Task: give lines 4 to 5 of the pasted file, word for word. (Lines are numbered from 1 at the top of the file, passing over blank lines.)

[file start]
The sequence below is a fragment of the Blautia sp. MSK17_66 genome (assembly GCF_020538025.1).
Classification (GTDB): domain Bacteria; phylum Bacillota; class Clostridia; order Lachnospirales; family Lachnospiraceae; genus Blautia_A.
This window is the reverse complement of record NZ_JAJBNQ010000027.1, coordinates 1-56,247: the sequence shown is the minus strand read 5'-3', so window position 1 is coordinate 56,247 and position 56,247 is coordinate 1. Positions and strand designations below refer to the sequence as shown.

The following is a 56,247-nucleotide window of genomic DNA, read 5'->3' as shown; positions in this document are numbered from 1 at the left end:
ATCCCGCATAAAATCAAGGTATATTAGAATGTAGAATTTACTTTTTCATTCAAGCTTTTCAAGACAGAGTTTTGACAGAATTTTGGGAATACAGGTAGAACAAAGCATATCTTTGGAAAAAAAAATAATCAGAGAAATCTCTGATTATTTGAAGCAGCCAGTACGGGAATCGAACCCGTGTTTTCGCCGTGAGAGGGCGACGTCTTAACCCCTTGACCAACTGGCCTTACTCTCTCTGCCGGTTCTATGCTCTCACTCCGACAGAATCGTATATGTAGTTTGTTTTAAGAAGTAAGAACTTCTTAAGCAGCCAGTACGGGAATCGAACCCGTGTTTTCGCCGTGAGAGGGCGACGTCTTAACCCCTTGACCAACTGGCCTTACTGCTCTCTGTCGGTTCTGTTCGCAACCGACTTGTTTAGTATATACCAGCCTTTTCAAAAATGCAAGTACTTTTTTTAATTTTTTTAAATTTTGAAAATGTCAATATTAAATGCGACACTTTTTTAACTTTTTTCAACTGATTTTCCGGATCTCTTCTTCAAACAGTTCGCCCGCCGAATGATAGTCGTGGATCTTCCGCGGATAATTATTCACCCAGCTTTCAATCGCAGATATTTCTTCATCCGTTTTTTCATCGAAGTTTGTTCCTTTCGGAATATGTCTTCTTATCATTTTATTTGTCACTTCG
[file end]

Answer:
The following is a 56,247-nucleotide window of genomic DNA, read 5'->3' as shown; positions in this document are numbered from 1 at the left end:
ATCCCGCATAAAATCAAGGTATATTAGAATGTAGAATTTACTTTTTCATTCAAGCTTTTCAAGACAGAGTTTTGACAGAATTTTGGGAATACAGGTAGAACAAAGCATATCTTTGGAAAAAAAAATAATCAGAGAAATCTCTGATTATTTGAAGCAGCCAGTACGGGAATCGAACCCGTGTTTTCGCCGTGAGAGGGCGACGTCTTAACCCCTTGACCAACTGGCCTTACTCTCTCTGCCGGTTCTATGCTCTCACTCCGACAGAATCGTATATGTAGTTTGTTTTAAGAAGTAAGAACTTCTTAAGCAGCCAGTACGGGAATCGAACCCGTGTTTTCGCCGTGAGAGGGCGACGTCTTAACCCCTTGACCAACTGGCCTTACTGCTCTCTGTCGGTTCTGTTCGCAACCGACTTGTTTAGTATATACCAGCCTTTTCAAAAATGCAAGTACTTTTTTTAATTTTTTTAAATTTTGAAAATGTCAATATTAAATGCGACACTTTTTTAACTTTTTTCAACTGATTTTCCGGATCTCTTCTTCAAACAGTTCGCCCGCCGAATGATAGTCGTGGATCTTCCGCGGATAATTATTCACCCAGCTTTCAATCGCAGATATTTCTTCATCCGTTTTTTCATCGAAGTTTGTTCCTTTCGGAATATGTCTTCTTATCATTTTATTTGTCACTTCG